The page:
Companies are constantly on the lookout for ways to increase cash flow and reduce risk. One often-overlooked method for reducing profit leakage and increasing revenue is through the use of current or long-standing accounts payable (AP) recovery audits.
Within the AP process, errors often occur during the normal course of business, even in highly automated environments. Payment discrepancies and duplicate payments are two common issues that allow cash to slip through the cracks, creating unwanted profit leakage.
An AP recovery audit enables companies to recover erroneously paid funds and identify risk to help prevent leakage from recurring, thus improving their long-term financial position. An experienced third-party audit partner draws on advanced data analytics technology and statement outreach capability to identify potential errors in AP transactions.
These audit partners are well versed in casting a wide net to maximize potential claim findings. This includes conducting a careful investigation and researching all potential claims for validity. When claims are determined to be valid, the audit partner helps to recover funds that otherwise would have been lost, as well as prevent similar mistakes from repeating themselves.
If an AP recovery audit is already underway, companies should consider their audit footprint and audit cycle timing to maximize the value of the audit. Considerations for scope might include determining geographic reach, number of regions or company divisions, and the audit period.
Ideally, the data to be reviewed should be as complete as possible. If the audit is global in nature, consider including all regions and facilities within the geography selected. This maximizes the opportunity for identifying overpayments and recovering lost profit.
If the audit occurs a year or more after the transaction dates, there’s a risk that supplier credits could disappear, be allocated elsewhere, or be accidentally written off. By moving the audit calendar up, companies stand a much better chance of financial recovery. It’s recommended that the audit be conducted no more than 90 days post-transaction date. Doing so also closes the feedback loop; the longer you remain unaware of a process gap, the greater the potential for financial hemorrhaging.
Another way for companies to get more out of an audit is by broadening the review scope beyond payments. Areas for expansion include:
AP recovery audits add significant value to a company’s financial wellbeing. However, supplementing them with contract compliance audits and advanced analytics is the best way to reduce risk and optimize business value across the source-to-pay (S2P) process. Although each can be implemented alone, combined they maximize return on investment by using data and lessons learned from each solution.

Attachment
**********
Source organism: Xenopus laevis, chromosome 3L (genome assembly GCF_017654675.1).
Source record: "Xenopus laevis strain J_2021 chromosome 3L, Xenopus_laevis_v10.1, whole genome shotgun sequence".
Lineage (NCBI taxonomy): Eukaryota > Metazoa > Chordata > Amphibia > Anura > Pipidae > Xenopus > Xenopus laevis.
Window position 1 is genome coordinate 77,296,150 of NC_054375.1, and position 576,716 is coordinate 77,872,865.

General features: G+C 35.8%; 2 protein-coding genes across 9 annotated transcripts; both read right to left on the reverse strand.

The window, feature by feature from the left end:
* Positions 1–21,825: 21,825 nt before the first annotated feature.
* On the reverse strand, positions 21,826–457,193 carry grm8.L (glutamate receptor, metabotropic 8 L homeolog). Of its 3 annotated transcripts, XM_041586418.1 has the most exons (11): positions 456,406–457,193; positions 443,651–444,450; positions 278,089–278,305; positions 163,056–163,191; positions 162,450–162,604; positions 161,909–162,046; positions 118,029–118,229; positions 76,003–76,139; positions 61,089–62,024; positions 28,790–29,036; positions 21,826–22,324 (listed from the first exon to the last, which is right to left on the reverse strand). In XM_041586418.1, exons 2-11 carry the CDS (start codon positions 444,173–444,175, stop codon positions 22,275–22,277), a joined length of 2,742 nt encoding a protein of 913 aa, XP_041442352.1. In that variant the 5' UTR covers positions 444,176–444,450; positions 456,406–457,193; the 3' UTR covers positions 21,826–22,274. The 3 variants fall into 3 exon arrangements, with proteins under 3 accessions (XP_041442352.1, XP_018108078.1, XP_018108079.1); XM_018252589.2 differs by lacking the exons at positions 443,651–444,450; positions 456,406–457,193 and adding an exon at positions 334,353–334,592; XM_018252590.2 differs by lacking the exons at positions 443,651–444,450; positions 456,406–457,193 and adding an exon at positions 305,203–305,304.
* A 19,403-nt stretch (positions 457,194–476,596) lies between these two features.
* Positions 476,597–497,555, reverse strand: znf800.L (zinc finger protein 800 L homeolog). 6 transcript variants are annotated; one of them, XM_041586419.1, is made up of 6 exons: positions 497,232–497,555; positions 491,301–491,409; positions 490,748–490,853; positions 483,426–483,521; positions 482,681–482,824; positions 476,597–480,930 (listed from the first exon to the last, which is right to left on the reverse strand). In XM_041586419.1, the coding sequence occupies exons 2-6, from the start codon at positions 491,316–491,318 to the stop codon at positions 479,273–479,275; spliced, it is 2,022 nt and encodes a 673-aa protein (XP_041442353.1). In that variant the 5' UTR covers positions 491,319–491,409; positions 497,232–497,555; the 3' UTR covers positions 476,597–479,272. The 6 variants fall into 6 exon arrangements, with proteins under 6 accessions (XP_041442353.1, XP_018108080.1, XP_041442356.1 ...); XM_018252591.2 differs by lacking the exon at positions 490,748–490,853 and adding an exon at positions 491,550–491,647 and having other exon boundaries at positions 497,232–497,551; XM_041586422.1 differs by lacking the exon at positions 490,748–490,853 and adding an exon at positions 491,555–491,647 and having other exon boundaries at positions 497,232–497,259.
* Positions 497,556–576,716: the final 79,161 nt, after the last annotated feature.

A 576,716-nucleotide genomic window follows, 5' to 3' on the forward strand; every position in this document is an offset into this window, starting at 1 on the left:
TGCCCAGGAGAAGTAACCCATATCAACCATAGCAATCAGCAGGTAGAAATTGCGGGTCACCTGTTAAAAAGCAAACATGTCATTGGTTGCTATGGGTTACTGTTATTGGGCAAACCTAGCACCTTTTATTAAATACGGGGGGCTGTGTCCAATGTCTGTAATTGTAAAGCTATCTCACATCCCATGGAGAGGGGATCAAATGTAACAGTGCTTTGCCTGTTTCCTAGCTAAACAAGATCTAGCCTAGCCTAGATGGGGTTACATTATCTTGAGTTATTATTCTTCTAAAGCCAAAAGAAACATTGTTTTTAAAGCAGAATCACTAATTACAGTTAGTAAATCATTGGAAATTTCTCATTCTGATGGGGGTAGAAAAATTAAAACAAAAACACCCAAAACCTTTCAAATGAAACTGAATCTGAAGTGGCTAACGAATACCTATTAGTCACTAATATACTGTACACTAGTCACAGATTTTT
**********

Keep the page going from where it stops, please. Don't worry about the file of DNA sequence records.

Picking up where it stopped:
Contract Compliance Audits
A price contract compliance audit delves into whether companies were charged the correct price or provided with the correct rebates per the supplier contracts. This type of audit can re-calculate charges using company data to ensure they’re accurate.
A commercial contract compliance audit reviews supplier contracts to help ensure that benefits negotiated by the procurement team were received. Where an AP recovery audit looks for errors in the payment process, a commercial compliance audit employs company and supplier data in its review. Types of data include labor rates or cost plus, markup multipliers, pass-throughs and overhead charges.
Advanced analytics combines industry-leading consulting with proprietary secure technology to help companies rapidly uncover insights, act upon findings and achieve bottom-line results. Layering in artificial intelligence, machine learning and data science, advanced analytics can provide insight above and beyond what can be found in traditional S2P audits. This in turn can identify financial windfalls hidden deep inside your data.
While many companies have review processes, they often underutilize the data available to them. While a great tool to have in your financial toolbox, internal reviews alone won’t discover everything. If you have doubts about whether you’re squeezing the maximum benefit out of your supply-chain cycle, consider expanding your audit work. An experienced third-party S2P audit partner can provide added value and insight by implementing a recovery audit, contract compliance review or analytics solution.
Angie Holsen is regional vice president of commercial compliance at PRGX.
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